Duke University Admissions
Duke University is known for many things: its gorgeous campus, designed in the Gothic style primarily by Julian Abele, its spirited student body who quite literally camp out for varsity sports games, its formidable roster of alumni such as Apple CEO Tim Cook and President Richard Nixon, and its Nobel prize-winning faculty who regularly rank as some of the most cited and well-funded in the world. Duke challenges prospective students with a highly competitive application process, but rewards those who are admitted with a Southern college lifestyle in sunny Durham, North Carolina with all of the trappings of an elite research university.
Eighty-five percent of the 6,800 undergraduates enroll in the Trinity College of Arts and Sciences, while the remaining fifteen percent enroll in the Pratt School of Engineering, although cross-registration between the two schools is encouraged. Duke’s “Curriculum 2000” seeks to develop critical thinking skills and to expand historical and analytical awareness of the world through a current-issues seminar for first years, and an emphasis on research and entrepreneurship that pervades the whole undergraduate experience. Duke also operates campuses in Singapore and Kunshan, China, and provides students with an abundance of merit-based scholarships and opportunities to expand student horizons, including a program that allows high achieving students to cross-enroll at nearby UNC Chapel Hill.
Duke was established in 1838 as part of an educational initiative of the Methodist Church (an informal relationship between the university and the church remains to this day). Initially called the “Brown School,” Duke went through many iterations before receiving its current name in 1924 due to the philanthropy of the prominent Duke family of industrialists. Its history in the 20th century was marked by decades of civil rights activism for the desegregation of campus facilities and the admission of women and African Americans. The legacy of this activism has continued into the 21st century with the removal of Confederate names from campus buildings. Today, Duke boasts a robust selection of cultural and gender/sexuality affinity organizations on campus.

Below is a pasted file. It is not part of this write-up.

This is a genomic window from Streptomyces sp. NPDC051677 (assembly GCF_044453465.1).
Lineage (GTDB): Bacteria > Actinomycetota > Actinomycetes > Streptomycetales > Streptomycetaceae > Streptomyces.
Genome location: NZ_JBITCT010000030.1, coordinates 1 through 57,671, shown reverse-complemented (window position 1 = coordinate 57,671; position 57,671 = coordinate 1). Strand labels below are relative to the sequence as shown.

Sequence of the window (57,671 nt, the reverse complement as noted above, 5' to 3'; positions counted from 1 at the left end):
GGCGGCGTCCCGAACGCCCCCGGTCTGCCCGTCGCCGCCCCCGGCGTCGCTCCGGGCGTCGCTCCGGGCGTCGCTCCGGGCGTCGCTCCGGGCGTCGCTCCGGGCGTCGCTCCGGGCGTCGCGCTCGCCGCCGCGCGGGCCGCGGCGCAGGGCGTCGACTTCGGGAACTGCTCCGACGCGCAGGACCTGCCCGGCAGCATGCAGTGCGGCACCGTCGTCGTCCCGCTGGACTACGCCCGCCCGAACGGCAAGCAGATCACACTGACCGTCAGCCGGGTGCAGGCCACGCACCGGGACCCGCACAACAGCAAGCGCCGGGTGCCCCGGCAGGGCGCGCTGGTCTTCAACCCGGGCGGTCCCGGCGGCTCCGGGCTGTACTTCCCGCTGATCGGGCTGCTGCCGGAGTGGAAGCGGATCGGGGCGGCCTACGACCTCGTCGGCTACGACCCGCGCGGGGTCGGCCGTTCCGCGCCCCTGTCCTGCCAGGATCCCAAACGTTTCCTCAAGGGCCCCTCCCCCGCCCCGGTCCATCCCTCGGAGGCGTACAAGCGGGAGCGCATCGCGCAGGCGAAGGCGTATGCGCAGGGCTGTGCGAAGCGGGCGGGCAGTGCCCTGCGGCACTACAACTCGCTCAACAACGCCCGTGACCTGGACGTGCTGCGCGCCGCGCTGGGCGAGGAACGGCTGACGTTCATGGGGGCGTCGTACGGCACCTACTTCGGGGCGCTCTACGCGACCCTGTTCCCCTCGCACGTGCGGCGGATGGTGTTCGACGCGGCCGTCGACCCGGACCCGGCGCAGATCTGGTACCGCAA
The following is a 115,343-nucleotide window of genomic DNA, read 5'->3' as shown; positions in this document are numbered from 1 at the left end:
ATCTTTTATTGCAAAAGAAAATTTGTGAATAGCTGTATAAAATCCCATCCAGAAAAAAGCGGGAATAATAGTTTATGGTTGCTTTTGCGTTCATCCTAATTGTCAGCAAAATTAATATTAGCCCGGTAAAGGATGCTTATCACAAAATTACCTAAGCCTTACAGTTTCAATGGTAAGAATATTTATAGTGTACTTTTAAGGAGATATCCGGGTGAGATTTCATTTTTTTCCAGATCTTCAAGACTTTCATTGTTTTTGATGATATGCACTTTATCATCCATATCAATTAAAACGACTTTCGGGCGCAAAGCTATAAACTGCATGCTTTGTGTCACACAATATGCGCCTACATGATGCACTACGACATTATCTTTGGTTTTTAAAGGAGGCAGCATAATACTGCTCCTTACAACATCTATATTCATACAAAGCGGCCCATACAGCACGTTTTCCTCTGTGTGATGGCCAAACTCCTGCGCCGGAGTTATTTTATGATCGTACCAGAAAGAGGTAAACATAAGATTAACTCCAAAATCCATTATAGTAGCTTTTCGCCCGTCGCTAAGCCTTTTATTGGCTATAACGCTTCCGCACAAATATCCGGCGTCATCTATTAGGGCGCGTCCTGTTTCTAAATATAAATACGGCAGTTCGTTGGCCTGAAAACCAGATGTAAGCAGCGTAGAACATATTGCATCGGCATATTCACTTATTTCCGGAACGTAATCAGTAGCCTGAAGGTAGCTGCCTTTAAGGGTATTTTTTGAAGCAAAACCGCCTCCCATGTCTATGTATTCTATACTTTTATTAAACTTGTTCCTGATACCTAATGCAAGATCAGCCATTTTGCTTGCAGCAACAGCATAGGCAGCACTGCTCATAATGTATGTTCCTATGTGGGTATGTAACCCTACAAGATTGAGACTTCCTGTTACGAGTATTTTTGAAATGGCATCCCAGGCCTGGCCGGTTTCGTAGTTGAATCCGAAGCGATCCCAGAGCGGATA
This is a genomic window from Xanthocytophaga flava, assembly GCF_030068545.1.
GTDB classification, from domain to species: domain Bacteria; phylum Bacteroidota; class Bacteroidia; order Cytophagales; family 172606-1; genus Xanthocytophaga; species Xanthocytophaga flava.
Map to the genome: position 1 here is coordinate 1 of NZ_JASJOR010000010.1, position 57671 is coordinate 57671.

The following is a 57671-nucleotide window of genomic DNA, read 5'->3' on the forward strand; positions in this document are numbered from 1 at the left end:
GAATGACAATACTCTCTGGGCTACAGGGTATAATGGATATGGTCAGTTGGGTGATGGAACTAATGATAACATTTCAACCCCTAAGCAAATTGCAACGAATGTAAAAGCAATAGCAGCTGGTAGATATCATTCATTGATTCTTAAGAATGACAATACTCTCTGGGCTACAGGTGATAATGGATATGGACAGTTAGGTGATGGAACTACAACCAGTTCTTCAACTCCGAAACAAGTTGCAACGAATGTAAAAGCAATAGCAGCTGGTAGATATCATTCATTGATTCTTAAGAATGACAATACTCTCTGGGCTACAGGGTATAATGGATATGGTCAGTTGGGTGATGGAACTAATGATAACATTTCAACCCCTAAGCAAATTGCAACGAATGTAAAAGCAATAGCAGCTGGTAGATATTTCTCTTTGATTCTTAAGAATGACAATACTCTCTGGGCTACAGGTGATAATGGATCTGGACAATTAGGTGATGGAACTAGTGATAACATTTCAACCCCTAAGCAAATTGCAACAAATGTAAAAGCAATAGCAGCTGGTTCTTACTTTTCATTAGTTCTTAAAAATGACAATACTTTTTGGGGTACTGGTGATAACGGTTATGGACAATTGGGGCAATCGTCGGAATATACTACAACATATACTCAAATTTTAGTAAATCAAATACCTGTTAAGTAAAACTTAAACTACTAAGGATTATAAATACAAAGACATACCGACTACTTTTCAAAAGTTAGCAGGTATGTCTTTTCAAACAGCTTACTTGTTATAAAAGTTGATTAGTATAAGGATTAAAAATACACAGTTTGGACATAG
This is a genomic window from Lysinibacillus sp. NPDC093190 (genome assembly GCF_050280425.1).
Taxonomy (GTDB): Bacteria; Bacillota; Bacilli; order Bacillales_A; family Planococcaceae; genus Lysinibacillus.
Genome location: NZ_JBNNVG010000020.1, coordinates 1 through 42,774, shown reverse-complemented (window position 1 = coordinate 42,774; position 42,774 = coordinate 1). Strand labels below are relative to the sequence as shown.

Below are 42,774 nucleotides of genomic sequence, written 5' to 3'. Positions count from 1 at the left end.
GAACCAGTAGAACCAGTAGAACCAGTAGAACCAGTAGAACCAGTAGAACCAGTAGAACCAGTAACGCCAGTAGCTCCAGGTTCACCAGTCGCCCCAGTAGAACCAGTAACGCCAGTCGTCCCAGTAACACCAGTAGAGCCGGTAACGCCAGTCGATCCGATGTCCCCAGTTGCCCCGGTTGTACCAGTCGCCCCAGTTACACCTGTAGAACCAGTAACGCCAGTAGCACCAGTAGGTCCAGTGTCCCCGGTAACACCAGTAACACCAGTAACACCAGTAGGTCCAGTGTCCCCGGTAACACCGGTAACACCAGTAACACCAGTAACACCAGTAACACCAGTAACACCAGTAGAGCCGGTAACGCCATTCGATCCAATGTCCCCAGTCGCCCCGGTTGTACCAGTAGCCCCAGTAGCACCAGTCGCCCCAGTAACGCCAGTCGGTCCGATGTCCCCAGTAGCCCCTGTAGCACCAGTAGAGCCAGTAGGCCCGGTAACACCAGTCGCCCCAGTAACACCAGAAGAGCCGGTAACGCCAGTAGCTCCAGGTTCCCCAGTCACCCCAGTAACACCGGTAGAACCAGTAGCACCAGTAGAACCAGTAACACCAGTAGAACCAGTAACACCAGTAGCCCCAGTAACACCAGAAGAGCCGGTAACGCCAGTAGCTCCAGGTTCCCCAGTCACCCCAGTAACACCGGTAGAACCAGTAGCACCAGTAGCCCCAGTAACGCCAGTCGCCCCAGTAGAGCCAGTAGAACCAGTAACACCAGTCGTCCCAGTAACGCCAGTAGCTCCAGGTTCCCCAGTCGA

Greek life is a large part of campus social life, with about a third of the student body participating in either a fraternity or sorority. Duke is also well known for its “Selective Living Groups,” residential communities that mimic the social life of a fraternity or sorority but are largely coeducational and unaffiliated with any national organization. Additionally, athletics such as men’s basketball (go Blue Devils!) form an integral part of campus social life. Since varsity games are free to students, it’s not uncommon to see tailgate parties and elaborate tents go up in anticipation for a big game with a rival school, while bonfires and raging parties follow in their wake.
For the Class of 2027, Duke received roughly 50,000 applications, but only admitted 6.3% of those students, making it one of the most selective universities in the United States. According to the Office of Undergraduate Admissions, admissions officers appreciate “well-lopsided students that will make an impact on our campus and in our community.” Students who have demonstrated the necessary academic rigor and specialized extracurricular commitment to be admitted are rewarded for their efforts with $1.1 billion in research funding, including $600 million from the National Institutes of Health, a generous financial aid program that covers 100% of demonstrated need, and graduate employability outcomes on par of the likes of Harvard and Stanford.
Through initiatives such as DukeEngage and the Kenan Institute for Ethics, Duke places a large emphasis on community service and civic-mindedness, qualities which they also value in prospective applicants. A robust civic perspective can be demonstrated in the extensive supplemental essays component of the Duke application, and should be reflected in any recommendations and extracurricular activities. Ivy Coach is here to help cultivate an application that highlights this very “lopsidedness” (think: changing the world in one super specific, often unusual way) that they are looking for year in and year out.